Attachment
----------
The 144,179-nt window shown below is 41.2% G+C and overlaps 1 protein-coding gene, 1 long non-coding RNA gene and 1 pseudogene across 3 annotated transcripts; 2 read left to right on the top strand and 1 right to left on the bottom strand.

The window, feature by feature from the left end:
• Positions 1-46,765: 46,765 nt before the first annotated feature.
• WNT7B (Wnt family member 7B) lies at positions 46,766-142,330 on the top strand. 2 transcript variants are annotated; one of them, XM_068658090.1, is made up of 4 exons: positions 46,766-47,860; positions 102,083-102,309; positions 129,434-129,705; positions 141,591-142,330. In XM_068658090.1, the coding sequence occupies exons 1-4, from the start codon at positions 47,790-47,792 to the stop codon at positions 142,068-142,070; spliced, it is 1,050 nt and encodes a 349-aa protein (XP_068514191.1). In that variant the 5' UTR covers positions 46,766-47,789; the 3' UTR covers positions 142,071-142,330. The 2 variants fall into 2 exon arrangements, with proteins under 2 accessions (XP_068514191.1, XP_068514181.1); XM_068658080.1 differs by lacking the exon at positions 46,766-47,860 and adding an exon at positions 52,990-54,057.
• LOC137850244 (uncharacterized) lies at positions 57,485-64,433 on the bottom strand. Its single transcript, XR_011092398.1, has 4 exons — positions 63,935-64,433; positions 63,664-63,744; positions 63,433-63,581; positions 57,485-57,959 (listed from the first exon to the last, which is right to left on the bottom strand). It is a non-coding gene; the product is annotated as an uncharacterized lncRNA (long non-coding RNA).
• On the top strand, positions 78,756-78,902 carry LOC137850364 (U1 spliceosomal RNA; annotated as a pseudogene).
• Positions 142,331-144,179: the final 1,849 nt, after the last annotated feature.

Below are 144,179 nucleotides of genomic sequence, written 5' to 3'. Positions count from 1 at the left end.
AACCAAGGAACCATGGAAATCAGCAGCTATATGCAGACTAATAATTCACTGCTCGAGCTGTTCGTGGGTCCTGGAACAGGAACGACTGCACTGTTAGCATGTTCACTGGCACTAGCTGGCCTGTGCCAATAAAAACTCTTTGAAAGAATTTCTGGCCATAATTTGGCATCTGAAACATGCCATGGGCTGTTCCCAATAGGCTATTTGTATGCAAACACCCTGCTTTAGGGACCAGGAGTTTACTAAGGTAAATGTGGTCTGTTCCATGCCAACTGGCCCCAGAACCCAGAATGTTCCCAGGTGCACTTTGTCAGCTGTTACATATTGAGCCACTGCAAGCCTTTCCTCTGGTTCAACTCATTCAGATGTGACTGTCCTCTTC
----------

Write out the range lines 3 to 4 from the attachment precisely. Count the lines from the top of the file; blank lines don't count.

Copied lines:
• Positions 1-46,765: 46,765 nt before the first annotated feature.
• WNT7B (Wnt family member 7B) lies at positions 46,766-142,330 on the top strand. 2 transcript variants are annotated; one of them, XM_068658090.1, is made up of 4 exons: positions 46,766-47,860; positions 102,083-102,309; positions 129,434-129,705; positions 141,591-142,330. In XM_068658090.1, the coding sequence occupies exons 1-4, from the start codon at positions 47,790-47,792 to the stop codon at positions 142,068-142,070; spliced, it is 1,050 nt and encodes a 349-aa protein (XP_068514191.1). In that variant the 5' UTR covers positions 46,766-47,789; the 3' UTR covers positions 142,071-142,330. The 2 variants fall into 2 exon arrangements, with proteins under 2 accessions (XP_068514191.1, XP_068514181.1); XM_068658080.1 differs by lacking the exon at positions 46,766-47,860 and adding an exon at positions 52,990-54,057.